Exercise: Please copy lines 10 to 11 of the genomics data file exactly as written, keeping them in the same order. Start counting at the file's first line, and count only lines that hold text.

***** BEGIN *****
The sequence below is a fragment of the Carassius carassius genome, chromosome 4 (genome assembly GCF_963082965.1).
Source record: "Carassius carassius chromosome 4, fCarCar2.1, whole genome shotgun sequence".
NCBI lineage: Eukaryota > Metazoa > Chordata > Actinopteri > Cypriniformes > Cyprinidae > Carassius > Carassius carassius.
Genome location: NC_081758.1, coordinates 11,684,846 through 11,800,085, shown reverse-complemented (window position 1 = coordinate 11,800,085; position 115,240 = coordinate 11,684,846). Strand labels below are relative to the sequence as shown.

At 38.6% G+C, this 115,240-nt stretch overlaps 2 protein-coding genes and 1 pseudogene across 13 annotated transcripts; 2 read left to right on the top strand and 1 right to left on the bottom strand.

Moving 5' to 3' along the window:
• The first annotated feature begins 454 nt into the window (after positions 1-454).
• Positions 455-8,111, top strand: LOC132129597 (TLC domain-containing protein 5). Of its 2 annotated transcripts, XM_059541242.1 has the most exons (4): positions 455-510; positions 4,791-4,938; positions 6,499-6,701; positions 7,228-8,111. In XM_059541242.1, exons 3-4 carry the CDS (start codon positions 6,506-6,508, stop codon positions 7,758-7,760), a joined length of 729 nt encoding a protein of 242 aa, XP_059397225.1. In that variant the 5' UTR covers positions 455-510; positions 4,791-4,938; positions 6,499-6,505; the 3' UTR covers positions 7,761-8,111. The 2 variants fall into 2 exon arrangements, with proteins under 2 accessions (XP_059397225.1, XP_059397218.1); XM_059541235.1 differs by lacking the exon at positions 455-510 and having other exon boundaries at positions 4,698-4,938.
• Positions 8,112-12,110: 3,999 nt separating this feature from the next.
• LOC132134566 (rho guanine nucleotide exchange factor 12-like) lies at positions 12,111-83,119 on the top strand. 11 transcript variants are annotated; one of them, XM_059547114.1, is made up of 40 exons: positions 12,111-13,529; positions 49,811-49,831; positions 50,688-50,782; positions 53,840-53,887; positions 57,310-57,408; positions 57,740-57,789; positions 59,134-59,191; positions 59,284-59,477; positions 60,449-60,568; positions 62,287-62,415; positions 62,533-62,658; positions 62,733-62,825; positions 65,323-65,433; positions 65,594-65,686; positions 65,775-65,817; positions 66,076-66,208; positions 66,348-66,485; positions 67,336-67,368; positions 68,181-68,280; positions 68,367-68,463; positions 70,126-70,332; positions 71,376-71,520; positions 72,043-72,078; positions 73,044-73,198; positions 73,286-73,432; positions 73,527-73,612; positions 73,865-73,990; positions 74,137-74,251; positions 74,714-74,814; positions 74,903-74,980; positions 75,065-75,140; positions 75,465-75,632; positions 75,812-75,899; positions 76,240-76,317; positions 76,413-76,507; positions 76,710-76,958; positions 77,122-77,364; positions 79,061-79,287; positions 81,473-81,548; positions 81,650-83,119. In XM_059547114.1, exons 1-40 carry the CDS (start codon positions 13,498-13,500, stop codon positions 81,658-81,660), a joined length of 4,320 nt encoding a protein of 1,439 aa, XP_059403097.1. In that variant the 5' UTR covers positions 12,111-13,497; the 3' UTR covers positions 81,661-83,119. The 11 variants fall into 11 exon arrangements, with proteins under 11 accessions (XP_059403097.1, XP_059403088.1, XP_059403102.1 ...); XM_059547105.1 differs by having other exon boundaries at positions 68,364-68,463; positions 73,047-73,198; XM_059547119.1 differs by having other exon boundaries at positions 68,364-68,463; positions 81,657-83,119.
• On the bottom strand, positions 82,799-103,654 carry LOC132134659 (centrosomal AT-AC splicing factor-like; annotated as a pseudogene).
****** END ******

• LOC132134566 (rho guanine nucleotide exchange factor 12-like) lies at positions 12,111-83,119 on the top strand. 11 transcript variants are annotated; one of them, XM_059547114.1, is made up of 40 exons: positions 12,111-13,529; positions 49,811-49,831; positions 50,688-50,782; positions 53,840-53,887; positions 57,310-57,408; positions 57,740-57,789; positions 59,134-59,191; positions 59,284-59,477; positions 60,449-60,568; positions 62,287-62,415; positions 62,533-62,658; positions 62,733-62,825; positions 65,323-65,433; positions 65,594-65,686; positions 65,775-65,817; positions 66,076-66,208; positions 66,348-66,485; positions 67,336-67,368; positions 68,181-68,280; positions 68,367-68,463; positions 70,126-70,332; positions 71,376-71,520; positions 72,043-72,078; positions 73,044-73,198; positions 73,286-73,432; positions 73,527-73,612; positions 73,865-73,990; positions 74,137-74,251; positions 74,714-74,814; positions 74,903-74,980; positions 75,065-75,140; positions 75,465-75,632; positions 75,812-75,899; positions 76,240-76,317; positions 76,413-76,507; positions 76,710-76,958; positions 77,122-77,364; positions 79,061-79,287; positions 81,473-81,548; positions 81,650-83,119. In XM_059547114.1, exons 1-40 carry the CDS (start codon positions 13,498-13,500, stop codon positions 81,658-81,660), a joined length of 4,320 nt encoding a protein of 1,439 aa, XP_059403097.1. In that variant the 5' UTR covers positions 12,111-13,497; the 3' UTR covers positions 81,661-83,119. The 11 variants fall into 11 exon arrangements, with proteins under 11 accessions (XP_059403097.1, XP_059403088.1, XP_059403102.1 ...); XM_059547105.1 differs by having other exon boundaries at positions 68,364-68,463; positions 73,047-73,198; XM_059547119.1 differs by having other exon boundaries at positions 68,364-68,463; positions 81,657-83,119.
• On the bottom strand, positions 82,799-103,654 carry LOC132134659 (centrosomal AT-AC splicing factor-like; annotated as a pseudogene).